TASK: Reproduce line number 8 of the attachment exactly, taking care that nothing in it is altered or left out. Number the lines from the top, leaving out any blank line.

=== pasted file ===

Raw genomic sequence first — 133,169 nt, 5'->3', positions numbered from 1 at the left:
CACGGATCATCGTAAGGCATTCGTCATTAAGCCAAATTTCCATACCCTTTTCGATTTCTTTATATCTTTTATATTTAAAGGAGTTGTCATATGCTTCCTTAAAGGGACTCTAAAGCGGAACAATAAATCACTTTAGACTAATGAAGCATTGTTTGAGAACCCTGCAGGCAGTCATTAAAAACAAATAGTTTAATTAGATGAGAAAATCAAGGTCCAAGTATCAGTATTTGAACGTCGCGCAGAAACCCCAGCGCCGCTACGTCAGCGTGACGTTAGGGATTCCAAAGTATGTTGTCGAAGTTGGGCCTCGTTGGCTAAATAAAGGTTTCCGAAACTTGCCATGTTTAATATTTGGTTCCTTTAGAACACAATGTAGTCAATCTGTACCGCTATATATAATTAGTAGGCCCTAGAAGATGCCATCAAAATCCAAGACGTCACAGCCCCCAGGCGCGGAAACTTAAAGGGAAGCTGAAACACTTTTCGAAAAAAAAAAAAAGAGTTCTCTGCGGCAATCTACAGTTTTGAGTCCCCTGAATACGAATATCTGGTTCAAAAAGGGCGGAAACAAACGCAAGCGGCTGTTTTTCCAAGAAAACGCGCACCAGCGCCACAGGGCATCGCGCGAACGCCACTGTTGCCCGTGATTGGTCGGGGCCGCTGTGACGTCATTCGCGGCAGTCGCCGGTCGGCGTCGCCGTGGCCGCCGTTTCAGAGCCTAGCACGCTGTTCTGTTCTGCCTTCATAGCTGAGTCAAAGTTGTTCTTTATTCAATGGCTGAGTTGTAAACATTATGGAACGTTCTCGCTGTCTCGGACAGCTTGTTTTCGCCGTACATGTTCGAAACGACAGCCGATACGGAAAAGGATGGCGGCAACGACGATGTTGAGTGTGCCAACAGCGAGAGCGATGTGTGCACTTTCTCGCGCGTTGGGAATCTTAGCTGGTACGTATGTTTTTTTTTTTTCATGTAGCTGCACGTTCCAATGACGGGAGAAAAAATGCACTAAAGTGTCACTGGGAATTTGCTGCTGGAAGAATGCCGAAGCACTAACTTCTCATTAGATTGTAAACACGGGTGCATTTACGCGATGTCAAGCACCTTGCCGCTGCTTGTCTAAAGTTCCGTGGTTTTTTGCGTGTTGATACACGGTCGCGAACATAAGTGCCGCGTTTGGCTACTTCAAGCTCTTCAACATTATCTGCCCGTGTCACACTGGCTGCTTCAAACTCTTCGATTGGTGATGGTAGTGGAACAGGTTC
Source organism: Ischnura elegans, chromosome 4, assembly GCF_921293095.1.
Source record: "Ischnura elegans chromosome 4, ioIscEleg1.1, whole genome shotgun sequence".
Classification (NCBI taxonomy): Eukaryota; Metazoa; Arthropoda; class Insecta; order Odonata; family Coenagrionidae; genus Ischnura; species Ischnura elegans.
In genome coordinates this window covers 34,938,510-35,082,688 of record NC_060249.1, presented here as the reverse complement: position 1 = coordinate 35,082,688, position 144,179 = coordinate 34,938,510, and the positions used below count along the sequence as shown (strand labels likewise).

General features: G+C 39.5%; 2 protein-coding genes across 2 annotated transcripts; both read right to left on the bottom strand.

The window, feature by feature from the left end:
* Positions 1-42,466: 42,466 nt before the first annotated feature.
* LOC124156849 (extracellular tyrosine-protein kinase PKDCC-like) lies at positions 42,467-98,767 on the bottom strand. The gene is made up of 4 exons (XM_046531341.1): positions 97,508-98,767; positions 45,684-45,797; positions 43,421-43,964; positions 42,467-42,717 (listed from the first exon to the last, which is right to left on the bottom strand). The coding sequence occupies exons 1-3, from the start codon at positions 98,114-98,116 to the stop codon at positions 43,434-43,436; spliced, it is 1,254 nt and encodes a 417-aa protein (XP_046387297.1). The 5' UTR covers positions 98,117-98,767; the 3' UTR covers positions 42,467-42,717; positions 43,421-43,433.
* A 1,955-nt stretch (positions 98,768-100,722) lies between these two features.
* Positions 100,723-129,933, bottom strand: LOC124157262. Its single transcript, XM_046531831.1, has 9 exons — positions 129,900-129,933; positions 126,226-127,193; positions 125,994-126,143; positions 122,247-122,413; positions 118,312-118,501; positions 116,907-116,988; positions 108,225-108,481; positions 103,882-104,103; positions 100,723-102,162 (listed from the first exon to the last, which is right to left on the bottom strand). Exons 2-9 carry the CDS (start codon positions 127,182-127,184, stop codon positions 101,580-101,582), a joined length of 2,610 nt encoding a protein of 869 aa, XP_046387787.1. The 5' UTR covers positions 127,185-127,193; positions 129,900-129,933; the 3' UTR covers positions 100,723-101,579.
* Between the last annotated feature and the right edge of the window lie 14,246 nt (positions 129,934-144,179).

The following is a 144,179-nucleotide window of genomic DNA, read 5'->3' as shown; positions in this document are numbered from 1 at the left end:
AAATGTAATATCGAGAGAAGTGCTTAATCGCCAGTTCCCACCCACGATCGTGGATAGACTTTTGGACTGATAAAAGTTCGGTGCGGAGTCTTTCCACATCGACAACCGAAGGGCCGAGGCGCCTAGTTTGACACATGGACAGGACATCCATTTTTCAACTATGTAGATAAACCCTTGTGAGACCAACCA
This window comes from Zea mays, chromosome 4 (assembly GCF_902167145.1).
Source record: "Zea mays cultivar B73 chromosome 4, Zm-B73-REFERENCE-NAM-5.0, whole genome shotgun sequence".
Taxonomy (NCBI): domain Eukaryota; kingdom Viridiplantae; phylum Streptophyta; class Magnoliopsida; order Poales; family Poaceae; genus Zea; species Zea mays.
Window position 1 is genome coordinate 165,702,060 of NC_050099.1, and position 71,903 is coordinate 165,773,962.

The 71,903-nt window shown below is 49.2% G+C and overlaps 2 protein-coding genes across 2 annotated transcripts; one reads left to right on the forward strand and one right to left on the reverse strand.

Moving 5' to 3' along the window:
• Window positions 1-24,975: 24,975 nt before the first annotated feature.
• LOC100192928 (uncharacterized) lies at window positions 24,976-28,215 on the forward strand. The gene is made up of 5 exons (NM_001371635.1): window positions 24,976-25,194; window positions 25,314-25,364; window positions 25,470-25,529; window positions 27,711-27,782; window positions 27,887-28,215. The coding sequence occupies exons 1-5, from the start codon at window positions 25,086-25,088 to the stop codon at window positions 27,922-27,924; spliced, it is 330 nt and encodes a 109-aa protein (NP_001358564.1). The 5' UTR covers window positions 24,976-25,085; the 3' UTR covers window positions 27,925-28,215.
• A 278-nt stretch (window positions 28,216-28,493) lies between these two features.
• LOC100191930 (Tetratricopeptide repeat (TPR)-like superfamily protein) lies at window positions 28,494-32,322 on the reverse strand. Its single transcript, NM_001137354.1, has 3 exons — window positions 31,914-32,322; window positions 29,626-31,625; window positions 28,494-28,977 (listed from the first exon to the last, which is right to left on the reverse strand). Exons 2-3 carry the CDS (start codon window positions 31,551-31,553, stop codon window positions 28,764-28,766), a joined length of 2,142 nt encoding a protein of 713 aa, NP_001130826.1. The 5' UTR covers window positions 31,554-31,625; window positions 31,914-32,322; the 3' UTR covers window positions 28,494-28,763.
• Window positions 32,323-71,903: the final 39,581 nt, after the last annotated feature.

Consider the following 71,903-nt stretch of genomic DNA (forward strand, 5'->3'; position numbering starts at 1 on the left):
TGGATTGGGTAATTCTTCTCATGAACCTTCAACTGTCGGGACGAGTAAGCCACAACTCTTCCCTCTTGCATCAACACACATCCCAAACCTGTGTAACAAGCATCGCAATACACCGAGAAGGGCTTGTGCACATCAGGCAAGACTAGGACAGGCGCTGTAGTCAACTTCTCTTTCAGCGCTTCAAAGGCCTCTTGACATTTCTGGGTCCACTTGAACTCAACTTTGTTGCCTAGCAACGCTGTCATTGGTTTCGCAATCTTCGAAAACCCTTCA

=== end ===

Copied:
The window, feature by feature from the left end: